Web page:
What is Gestational Diabetes During Pregnancy?
Gestational Diabetes is high blood sugar levels during pregnancy.
During pregnancy, your body processes carbohydrates (sugars) differently than it does when you’re not pregnant. Gestational diabetes (GD or GDM) is defined as glucose (sugar) intolerance identified during pregnancy. It means your body isn’t making enough insulin to handle the glucose that is coming in.
What Problems Can Gestational Diabetes Cause?
Though the likelihood of problems is significantly decreased with any treatment, researchers found that people with higher blood glucose levels have an increased risk of:
- Big babies (> 8lbs 14oz)
- Cesarean birth
- Shoulder dystocia
- Birth injury
- NICU stay
- Premature delivery
- Newborn jaundice
How Do I know if I have Gestational Diabetes?
Routine care is to test for GD between 24-28 weeks of pregnancy, because that’s when it typically develops if it’s going to. If you’re at higher risk, your doctor may want to test you earlier. There typically aren’t any symptoms.
If There are Symptoms of Gestational Diabetes, They May Include:
- Frequent need to pee
- Extreme thirst
How Do They Test for Gestational Diabetes?
As part of your prenatal care you will be tested for gestational diabetes. The test consists of drinking a sugary glucose drink (sometimes called glucola) and then having your blood drawn one hour later. If your blood sugar comes back high, you’ll have another test. A normal blood sugar level is usually between 130-140 mg/dL, but this varies by lab and provider.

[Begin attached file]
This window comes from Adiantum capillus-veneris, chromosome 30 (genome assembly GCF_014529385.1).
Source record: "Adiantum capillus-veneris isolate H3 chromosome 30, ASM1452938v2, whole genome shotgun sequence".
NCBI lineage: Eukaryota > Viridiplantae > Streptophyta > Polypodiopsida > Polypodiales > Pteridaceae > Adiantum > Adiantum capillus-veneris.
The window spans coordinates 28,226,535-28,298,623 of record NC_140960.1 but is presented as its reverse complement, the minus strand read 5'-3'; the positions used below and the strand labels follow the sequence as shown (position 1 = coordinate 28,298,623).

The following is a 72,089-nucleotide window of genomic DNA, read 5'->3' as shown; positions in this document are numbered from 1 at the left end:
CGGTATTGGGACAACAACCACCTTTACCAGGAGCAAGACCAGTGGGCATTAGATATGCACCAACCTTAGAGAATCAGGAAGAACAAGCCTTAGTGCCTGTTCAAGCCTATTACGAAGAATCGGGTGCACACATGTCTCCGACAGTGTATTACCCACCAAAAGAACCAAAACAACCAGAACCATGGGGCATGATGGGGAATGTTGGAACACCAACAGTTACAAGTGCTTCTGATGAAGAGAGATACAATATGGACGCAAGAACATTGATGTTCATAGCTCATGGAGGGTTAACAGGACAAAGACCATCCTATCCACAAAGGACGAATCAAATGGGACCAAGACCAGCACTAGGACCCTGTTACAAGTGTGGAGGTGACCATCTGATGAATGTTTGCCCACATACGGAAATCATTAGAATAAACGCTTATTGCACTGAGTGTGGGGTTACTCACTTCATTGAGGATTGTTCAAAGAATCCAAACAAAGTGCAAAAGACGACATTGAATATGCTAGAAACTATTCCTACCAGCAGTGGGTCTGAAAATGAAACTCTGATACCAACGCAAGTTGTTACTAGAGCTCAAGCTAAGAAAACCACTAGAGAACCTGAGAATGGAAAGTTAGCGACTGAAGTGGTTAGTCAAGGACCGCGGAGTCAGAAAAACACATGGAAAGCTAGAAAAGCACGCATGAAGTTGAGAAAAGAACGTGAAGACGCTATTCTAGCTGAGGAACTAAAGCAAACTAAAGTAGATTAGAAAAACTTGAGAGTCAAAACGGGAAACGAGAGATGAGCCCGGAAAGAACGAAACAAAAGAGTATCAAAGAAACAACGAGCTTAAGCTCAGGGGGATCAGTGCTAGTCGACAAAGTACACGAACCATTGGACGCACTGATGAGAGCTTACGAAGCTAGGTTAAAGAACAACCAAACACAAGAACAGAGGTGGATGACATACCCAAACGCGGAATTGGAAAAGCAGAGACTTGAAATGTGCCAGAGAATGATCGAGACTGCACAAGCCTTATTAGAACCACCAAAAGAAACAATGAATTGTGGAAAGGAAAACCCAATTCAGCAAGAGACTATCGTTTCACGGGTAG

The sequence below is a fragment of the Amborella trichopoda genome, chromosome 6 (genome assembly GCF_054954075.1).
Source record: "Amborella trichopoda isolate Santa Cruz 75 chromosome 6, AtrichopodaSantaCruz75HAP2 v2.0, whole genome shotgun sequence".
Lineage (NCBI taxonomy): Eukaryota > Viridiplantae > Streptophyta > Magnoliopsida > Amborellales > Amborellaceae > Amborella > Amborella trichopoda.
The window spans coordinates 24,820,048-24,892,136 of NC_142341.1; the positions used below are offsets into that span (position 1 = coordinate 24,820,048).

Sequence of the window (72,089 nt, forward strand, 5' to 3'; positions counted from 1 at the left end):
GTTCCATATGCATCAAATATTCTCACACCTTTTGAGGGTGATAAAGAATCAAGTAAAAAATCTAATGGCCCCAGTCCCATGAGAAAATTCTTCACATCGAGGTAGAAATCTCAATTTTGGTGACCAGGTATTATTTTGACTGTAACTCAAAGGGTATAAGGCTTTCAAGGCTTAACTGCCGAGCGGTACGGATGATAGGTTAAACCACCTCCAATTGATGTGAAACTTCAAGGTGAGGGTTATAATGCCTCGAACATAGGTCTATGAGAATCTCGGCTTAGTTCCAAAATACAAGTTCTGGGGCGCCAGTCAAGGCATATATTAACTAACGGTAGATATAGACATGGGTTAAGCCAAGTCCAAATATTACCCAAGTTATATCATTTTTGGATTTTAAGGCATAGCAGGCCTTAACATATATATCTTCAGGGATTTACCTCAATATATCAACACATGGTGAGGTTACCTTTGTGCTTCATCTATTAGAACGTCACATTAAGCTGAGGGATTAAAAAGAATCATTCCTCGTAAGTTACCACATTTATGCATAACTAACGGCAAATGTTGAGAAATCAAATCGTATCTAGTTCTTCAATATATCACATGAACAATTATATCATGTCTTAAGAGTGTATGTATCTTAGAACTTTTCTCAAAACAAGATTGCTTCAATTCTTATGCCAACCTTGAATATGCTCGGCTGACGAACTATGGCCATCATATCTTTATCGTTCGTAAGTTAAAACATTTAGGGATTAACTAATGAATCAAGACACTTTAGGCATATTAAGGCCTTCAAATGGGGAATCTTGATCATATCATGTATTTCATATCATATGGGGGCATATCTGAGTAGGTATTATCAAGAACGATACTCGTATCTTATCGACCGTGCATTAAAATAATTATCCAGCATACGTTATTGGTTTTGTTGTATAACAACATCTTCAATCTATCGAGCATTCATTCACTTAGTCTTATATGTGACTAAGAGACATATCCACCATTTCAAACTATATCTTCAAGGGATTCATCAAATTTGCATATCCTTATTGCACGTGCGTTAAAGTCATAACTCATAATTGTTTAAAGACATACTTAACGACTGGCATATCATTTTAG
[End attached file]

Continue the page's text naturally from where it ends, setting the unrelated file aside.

Are There Alternatives to the Glucola Test?
Yes, but none that are well-researched. Researchers reviewed findings from 5 randomized, controlled trials comparing the candy bar test, the 50g glucose food test, and the 50g screening test in comparison with the gold standard glucose drinks (Glucola).
Unfortunately, their findings were disappointing due to small sample sizes and overall poor quality of the available research. So, as a result, researchers cannot currently recommend any of the alternative screening tests for Gestational Diabetes due to a lack of good evidence. A midwifery group in New Jersey published this article on the topic Pregnant Women May Want To Avoid Toxic Glucose Testing Drinks
What are the Risk Factors for Gestational Diabetes?
You May be at Increased Risk of GD if You:
- Are obese
- Physically inactive
- Have high blood pressure
- Have previously had GD
- Had a very large baby in a previous pregnancy
- Have a history of heart disease
- Are of African-American, Asian-American, Hispanic, Native American, or Pacific Island background
- Have Polycystic Ovary Syndrome (PCOS)
Can I Prevent Gestational Diabetes?
The American College of Obstetricians and Gynecologists (ACOG) says you may be able to prevent the development of GD by doing more physical activity and exercise if you do not currently do much. But certainly do not try to lose weight during pregnancy, no matter how overweight you are.